for One and All in the Eastern Townships
by Doug & Morri
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church hall is packed. Young children frolic around the edges. Their parents and
other dancers walk, sashay, skip or jig their way up and down the hall in two
rows of long facing lines. On the raised stage, a fiddler, guitarist and
flautist keep up a lively 6-8 beat, as soft-spoken Jackie Hall calls out the
figures. Faces glow; smiles grow broader, laughter louder, as the evening
progresses. Many abandon layers of sweaty clothing and even their shoes to swing
unencumbered from partner to partner. This is good old-fashioned fun —
socializing Townships style — and everyone is having a wonderful time!
a room full of people who know the steps, you just fly!” says Jackie, who has
been running these monthly Contra Dance
events at the Lennoxville United Church
for two years out of sheer love for the dance. Locals, young and old, are
delighted she does, as are students from nearby Bishops University. “I
discovered Contra Dance here,” says Ottawa-native Louisa Haché, a 21-year-old
drama major at Bishops. “I’m a great fan. I never miss a dance!”
Bishops University students Thomas Posie and Louisa Haché dance up the
heretical-sounding name, Contra Dance is a form of social dancing that
borrows from Old English, Old French and American folk dance. Dancers form
two parallel lines stretching down the hall, with partners facing (or
contra) each other; hence, the name. Unlike square dancing, where four
couples dance in a square, couples progress up and down the hall, dancing
with each other and other couples they meet as they traverse the line.
Jaige Trudel, on fiddle, Adam Broome, on guitar, Nicholas Williams, on flute.
dancing is very sociable. By the end of the evening, we had danced with
and met almost everyone in the hall. The steps, or figures, are simple and
few. The patterns repeat and a caller calls out the steps as you go: all
this makes Contra Dance very easy to learn.
runs a half-hour primer for beginners before each dance, which we found
more than adequate. It was our first time Contra dancing, the crowd was
friendly and welcoming and we enjoyed it immensely. “If you’re in
Lennoxville, come and join the fun,” says Jackie, with a grin. “Anyone can
do it.” And indeed they can!
Here's what beginner Contra
dancing looks like.
High Bandwidth Video
Low Bandwidth Video
a folk form of tap dancing, is another popular dance style in the
Townships. If there’s a country fair or civic celebration, chances are
you’ll find the Rainbow Country Cloggers performing. And what a treat to
watch! Ranging in age from six to 60, these 46 accomplished dancers are
all students of the handsome and affable James Naylor, who can set up his
portable stage, complete with a massive sound system, on the back of his
flatbed track almost anywhere. A building contractor from Waterville by
day, James Naylor has developed a devoted following of hundreds of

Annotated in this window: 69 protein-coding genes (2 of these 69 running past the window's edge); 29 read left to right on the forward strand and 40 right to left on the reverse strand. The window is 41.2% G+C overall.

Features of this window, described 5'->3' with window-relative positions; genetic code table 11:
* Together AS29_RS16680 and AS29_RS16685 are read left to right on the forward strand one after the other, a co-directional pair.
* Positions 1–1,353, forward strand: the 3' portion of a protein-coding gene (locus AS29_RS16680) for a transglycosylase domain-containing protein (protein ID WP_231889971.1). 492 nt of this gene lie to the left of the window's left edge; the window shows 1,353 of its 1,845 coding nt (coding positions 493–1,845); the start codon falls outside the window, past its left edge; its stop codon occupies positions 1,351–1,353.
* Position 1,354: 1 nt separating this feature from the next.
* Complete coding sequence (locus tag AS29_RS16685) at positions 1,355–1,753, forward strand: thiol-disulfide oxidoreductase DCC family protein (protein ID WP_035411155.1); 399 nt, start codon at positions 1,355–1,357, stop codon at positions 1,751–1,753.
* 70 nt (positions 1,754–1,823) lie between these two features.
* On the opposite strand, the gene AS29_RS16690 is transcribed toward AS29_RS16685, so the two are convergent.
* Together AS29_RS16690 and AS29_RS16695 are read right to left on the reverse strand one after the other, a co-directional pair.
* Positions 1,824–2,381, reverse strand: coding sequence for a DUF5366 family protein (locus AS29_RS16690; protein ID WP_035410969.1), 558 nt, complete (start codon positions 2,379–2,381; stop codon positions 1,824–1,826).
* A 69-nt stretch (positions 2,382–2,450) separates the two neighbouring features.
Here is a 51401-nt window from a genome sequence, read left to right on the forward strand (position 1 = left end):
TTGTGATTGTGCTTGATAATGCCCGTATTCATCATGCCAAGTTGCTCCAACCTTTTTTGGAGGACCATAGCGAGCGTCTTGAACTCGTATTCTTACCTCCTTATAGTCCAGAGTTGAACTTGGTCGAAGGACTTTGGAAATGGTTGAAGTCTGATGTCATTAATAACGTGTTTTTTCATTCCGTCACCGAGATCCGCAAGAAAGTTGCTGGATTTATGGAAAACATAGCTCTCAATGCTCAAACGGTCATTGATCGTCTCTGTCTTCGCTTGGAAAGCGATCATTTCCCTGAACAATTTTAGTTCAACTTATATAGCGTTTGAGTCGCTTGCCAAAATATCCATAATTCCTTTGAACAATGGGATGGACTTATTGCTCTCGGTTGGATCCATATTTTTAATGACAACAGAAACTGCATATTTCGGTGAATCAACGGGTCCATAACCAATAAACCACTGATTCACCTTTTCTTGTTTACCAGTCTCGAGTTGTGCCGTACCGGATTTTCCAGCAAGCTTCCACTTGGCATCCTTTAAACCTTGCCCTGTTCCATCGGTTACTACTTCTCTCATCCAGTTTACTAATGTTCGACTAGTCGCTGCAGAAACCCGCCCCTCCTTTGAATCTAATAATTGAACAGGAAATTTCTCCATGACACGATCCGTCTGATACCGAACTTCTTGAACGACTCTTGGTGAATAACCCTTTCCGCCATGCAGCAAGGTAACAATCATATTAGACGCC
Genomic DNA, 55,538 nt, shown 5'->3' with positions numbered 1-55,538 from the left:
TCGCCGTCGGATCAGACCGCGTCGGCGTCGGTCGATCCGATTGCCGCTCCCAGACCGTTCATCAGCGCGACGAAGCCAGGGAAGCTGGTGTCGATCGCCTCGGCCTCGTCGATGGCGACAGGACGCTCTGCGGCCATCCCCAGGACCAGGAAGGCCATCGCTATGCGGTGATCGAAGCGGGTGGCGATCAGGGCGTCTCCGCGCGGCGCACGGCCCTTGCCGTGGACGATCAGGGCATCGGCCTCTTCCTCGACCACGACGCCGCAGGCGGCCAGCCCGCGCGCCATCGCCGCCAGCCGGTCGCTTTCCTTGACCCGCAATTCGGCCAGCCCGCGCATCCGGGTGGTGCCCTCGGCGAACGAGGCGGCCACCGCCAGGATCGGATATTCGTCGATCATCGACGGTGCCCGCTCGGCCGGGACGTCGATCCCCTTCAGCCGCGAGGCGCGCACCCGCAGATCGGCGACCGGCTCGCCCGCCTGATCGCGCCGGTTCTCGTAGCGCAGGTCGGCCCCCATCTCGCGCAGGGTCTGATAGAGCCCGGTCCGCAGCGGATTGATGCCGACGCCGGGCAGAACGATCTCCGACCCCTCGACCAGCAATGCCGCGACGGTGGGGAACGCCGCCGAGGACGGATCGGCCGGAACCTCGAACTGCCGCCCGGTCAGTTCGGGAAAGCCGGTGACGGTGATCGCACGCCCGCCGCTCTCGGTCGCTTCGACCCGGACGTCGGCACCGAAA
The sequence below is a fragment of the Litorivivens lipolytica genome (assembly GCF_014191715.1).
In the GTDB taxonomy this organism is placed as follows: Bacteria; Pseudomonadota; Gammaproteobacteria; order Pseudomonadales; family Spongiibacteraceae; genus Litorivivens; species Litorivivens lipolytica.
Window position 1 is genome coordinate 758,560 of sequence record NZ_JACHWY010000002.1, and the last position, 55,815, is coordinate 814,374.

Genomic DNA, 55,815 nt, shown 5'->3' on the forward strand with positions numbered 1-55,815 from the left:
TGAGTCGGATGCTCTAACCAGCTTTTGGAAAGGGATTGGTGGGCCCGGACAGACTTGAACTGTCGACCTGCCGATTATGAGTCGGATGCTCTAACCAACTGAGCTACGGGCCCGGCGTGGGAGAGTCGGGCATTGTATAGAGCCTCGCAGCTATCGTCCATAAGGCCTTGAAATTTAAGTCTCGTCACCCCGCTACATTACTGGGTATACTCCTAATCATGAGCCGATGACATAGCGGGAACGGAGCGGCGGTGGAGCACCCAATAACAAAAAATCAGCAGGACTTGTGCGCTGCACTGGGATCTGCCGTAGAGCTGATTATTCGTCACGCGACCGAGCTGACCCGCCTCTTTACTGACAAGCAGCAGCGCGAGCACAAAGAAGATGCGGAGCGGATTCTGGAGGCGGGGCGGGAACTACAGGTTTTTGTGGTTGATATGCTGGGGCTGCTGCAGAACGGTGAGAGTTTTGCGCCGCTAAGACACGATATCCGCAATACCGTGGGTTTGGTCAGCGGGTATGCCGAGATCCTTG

clogging students in Lennoxville and Knowlton, where he has been teaching
the style known as Appalachian flatfoot on Tuesday and Thursday evenings
for more than five years. He’s also a popular guest instructor at regional
and national clogging conventions all over North America. A second
instructor, Robert Addis, runs classes identical to James’ in Melbourne
and Bury on Monday and Friday evenings. Thanks to these two men, anyone
wanting to clog can find a class nearby.
Since we moved to Knowlton, we’ve being taking group clogging classes from
James on and off for years, never advancing much beyond beginner level but
enjoying it nevertheless. Even a beginner’s class is an aerobic workout.
The music is upbeat and infinitely varied, with dances choreographed to
Celtic, pop, country and even hip-hop tunes.
clogging-class “idols” is Linda Cameron, of Fulford, whose high leg lifts
and precise, percussive footwork are nothing short of astonishing. Linda
started clogging only eight years ago – at 52! – has been performing with
the Rainbow Country Cloggers for seven years. Last year, she took first
place in freestyle clogging (in the over 45 age category) at the North
Eastern Clogging Convention. “For me, dancing is more than performing,”
says Linda. “When you know a dance well and don’t have to think about the
steps anymore, you become part of the music.
“I’ve been to lots of conventions and I’ve never found a better teacher
than James,” says Linda. “He’s patient, he’s funny and he always makes you
feel good no matter what.” While lucky Townshippers have James Naylor,
Montrealers can learn this enjoyable dance form from Nadia Mourani, who
studied with Naylor and danced with the Rainbow Country Cloggers for 10
years. “I can’t wait to start clogging again,” says Nadia, 31, a
Lennoxville native who moved to Montreal five years ago and taught
clogging in Montreal for a few years before going back to school. She is
now organizing a class in Montreal’s N.D.G. district. If you’re
interested, call Nadia at (514) 383-9325.
Click here to see a clogging class
Where to Dance in the
Dancing is a
great way to meet the locals in the Eastern Townships. If you’re too shy
to dance, at least come and watch. You’re always welcome!
Contra Dancing in Lennoxville
Last dance in 2004 is on Saturday, November
20, at the Lennoxville United Church (corner Church & Queen). Live music
by Sutton’s Grand Respire band. Basic instruction at 7:30 p.m. Dance: 8 -
11 p.m. Cost: $10; $5 for students.
With James Naylor: Tuesdays, 6 – 9 p.m. at
the A.N.A.F. Hut in Lennoxville; Thursdays, 6:30 – 8:30 p.m., at St.
Paul’s Church, Knowlton. Tel: (819) 837-2265. With Robert Addis: Mondays,
6:30 – 8:30 p.m. at St. Andrew’s Church in Melbourne; Fridays, 6:30 – 8:30
pm., at Bury Town Hall. Tel: (819) 820- 2387. Drop-in class: $5. Watch for
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